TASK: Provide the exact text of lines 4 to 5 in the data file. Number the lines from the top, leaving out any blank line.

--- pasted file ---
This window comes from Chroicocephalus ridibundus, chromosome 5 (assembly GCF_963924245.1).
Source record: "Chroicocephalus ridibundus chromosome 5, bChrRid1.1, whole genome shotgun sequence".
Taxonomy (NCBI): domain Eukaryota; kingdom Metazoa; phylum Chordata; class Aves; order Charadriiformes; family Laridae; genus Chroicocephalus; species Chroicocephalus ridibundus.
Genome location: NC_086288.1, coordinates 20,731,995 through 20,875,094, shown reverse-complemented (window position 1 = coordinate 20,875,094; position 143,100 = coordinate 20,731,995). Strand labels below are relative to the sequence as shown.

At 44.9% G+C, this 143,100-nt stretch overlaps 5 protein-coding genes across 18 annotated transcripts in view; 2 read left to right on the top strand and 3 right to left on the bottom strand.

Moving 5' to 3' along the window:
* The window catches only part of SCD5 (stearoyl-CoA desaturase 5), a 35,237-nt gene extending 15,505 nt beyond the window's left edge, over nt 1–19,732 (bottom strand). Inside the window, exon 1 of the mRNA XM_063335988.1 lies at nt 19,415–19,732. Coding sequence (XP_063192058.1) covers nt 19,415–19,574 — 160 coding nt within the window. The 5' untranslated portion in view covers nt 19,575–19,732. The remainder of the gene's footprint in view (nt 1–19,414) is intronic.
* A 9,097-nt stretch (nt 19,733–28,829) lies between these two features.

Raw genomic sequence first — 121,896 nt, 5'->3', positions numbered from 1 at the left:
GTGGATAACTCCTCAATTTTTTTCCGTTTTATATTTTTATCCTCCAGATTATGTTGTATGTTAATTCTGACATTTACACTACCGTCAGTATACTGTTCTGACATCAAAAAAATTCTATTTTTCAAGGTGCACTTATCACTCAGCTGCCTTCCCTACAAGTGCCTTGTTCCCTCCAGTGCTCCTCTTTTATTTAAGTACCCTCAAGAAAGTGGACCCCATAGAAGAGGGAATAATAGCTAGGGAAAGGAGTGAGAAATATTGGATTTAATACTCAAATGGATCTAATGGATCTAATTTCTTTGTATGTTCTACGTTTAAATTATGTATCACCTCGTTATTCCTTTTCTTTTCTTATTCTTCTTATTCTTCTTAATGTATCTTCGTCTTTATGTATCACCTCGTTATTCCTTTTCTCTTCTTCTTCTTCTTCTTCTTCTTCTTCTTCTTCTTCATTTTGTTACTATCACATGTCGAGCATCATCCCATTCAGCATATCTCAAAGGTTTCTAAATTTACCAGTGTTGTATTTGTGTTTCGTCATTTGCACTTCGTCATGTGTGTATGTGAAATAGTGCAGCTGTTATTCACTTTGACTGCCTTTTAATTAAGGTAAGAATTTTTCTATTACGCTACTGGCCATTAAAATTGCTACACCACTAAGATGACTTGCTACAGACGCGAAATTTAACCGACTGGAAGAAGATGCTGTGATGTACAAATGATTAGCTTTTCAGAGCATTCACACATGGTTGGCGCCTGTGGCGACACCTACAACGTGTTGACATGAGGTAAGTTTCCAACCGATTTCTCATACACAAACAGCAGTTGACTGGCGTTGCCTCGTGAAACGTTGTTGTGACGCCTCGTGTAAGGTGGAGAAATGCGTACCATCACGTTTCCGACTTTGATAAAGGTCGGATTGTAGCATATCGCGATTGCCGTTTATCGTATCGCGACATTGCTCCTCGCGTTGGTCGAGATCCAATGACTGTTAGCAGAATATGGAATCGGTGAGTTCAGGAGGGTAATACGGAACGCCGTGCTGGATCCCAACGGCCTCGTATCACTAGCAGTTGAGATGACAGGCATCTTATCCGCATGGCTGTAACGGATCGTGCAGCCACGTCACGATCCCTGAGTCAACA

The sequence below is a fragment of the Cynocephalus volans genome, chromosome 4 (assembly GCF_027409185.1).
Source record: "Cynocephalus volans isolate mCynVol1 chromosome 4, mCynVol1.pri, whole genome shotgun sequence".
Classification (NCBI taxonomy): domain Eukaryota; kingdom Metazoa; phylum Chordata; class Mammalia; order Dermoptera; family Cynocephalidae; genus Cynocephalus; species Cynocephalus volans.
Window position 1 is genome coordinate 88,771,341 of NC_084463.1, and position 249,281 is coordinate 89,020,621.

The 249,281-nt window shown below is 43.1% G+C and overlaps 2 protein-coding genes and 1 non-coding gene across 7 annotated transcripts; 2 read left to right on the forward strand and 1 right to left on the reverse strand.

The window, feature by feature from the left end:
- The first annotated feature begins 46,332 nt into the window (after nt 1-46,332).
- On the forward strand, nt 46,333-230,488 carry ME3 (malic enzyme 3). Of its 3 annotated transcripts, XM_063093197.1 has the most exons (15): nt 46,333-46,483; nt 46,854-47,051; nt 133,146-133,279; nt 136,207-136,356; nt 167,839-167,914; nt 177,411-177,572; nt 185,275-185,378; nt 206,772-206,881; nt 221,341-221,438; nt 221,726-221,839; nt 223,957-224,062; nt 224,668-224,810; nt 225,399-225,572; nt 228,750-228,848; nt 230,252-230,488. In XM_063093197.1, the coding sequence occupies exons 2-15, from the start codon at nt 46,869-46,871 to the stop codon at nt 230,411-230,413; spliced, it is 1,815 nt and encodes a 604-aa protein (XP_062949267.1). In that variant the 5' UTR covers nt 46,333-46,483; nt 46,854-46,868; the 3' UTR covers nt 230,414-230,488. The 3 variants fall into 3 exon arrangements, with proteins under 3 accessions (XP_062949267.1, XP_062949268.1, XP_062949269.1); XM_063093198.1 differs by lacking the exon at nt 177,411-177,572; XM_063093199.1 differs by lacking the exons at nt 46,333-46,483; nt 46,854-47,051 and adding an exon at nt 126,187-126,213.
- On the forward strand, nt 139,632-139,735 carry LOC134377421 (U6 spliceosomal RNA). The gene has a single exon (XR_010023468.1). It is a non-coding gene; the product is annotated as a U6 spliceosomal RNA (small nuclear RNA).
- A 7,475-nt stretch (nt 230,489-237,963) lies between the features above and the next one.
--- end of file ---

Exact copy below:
Genome location: NC_086288.1, coordinates 20,731,995 through 20,875,094, shown reverse-complemented (window position 1 = coordinate 20,875,094; position 143,100 = coordinate 20,731,995). Strand labels below are relative to the sequence as shown.

At 44.9% G+C, this 143,100-nt stretch overlaps 5 protein-coding genes across 18 annotated transcripts in view; 2 read left to right on the top strand and 3 right to left on the bottom strand.